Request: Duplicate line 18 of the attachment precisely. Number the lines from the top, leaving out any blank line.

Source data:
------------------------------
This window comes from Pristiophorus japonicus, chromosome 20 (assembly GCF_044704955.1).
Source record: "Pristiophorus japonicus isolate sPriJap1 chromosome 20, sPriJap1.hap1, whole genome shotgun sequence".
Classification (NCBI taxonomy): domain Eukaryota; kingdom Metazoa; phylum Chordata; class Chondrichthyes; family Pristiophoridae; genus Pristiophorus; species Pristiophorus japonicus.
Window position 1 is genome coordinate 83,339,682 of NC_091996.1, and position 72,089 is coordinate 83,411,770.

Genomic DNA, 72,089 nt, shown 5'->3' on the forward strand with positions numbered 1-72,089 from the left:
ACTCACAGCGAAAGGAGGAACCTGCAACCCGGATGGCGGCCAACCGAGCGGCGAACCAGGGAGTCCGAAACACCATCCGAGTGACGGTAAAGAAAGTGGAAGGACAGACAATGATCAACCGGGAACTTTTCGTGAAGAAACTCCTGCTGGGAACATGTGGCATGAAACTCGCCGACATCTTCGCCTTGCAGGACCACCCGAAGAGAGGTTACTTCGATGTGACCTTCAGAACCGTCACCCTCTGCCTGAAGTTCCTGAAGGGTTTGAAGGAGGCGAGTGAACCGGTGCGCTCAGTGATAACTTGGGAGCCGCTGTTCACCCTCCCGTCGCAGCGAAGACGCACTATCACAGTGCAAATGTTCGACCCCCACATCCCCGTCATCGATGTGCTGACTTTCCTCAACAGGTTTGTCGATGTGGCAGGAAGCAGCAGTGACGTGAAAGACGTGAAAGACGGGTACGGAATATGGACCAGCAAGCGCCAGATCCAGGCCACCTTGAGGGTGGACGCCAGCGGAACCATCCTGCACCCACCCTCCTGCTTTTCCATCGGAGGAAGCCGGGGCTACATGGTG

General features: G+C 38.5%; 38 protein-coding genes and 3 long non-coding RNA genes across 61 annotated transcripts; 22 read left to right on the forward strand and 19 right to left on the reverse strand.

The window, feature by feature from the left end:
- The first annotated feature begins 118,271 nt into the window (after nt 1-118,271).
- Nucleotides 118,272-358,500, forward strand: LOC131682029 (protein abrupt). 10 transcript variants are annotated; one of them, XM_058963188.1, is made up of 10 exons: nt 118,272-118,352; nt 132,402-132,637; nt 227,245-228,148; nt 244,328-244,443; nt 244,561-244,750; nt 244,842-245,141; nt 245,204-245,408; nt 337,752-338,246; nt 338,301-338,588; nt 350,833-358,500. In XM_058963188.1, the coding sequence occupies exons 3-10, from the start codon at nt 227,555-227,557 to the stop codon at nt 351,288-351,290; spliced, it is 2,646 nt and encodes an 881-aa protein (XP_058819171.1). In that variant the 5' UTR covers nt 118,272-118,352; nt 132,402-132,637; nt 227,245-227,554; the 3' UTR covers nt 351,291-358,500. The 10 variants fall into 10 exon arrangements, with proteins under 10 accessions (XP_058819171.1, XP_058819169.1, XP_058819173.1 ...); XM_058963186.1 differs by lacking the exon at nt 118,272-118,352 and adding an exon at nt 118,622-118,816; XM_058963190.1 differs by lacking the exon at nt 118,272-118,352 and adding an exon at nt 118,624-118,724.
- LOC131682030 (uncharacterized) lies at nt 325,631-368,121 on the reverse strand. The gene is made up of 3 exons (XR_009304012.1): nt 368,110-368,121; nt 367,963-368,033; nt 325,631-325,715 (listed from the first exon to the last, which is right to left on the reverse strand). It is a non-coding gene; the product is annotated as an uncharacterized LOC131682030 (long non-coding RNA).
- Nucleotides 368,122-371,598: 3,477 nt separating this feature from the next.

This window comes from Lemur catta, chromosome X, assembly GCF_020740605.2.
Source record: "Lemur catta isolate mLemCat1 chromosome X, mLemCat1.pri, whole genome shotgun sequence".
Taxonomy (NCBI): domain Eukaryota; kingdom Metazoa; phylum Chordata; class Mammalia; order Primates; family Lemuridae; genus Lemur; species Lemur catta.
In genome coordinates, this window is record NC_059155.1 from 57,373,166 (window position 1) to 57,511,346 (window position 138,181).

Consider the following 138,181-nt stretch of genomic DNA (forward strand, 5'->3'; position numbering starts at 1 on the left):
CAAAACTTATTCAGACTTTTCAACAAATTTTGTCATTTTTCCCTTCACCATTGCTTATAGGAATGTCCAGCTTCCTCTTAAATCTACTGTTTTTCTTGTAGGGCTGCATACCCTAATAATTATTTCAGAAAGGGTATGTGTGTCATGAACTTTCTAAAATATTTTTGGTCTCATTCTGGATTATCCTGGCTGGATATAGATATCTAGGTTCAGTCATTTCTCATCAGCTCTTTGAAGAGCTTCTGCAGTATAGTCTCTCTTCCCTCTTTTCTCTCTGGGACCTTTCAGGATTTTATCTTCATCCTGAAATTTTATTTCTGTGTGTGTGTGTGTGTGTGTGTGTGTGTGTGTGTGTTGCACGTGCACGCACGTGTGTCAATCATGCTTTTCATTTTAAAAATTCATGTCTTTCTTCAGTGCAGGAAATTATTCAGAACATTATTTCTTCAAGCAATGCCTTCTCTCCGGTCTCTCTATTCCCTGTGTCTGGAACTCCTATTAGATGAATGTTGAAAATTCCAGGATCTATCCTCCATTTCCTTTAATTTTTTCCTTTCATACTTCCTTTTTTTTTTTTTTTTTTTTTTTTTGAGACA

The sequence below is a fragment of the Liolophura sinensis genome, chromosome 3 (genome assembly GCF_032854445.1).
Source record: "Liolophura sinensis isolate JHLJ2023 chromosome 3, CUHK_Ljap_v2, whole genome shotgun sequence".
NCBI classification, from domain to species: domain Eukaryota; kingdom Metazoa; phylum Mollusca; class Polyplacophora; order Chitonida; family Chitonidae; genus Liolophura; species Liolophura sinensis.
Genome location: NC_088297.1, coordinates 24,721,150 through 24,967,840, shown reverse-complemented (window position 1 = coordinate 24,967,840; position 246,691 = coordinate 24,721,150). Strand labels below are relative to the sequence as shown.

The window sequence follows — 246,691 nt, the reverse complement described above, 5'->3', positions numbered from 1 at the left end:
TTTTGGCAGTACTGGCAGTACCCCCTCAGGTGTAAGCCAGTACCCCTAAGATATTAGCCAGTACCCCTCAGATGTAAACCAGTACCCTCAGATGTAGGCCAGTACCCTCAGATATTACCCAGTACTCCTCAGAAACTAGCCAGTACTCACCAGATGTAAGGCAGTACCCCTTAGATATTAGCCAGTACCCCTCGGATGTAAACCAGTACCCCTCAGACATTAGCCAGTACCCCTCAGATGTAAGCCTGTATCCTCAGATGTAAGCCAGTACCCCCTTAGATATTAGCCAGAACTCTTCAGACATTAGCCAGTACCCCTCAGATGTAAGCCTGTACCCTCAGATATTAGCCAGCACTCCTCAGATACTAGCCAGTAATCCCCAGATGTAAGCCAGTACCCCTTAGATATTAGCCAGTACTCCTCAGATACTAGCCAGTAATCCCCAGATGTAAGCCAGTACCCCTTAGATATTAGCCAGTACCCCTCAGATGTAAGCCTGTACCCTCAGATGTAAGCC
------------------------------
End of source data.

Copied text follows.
CAAAACTTATTCAGACTTTTCAACAAATTTTGTCATTTTTCCCTTCACCATTGCTTATAGGAATGTCCAGCTTCCTCTTAAATCTACTGTTTTTCTTGTAGGGCTGCATACCCTAATAATTATTTCAGAAAGGGTATGTGTGTCATGAACTTTCTAAAATATTTTTGGTCTCATTCTGGATTATCCTGGCTGGATATAGATATCTAGGTTCAGTCATTTCTCATCAGCTCTTTGAAGAGCTTCTGCAGTATAGTCTCTCTTCCCTCTTTTCTCTCTGGGACCTTTCAGGATTTTATCTTCATCCTGAAATTTTATTTCTGTGTGTGTGTGTGTGTGTGTGTGTGTGTGTGTGTGTTGCACGTGCACGCACGTGTGTCAATCATGCTTTTCATTTTAAAAATTCATGTCTTTCTTCAGTGCAGGAAATTATTCAGAACATTATTTCTTCAAGCAATGCCTTCTCTCCGGTCTCTCTATTCCCTGTGTCTGGAACTCCTATTAGATGAATGTTGAAAATTCCAGGATCTATCCTCCATTTCCTTTAATTTTTTCCTTTCATACTTCCTTTTTTTTTTTTTTTTTTTTTTTTTGAGACA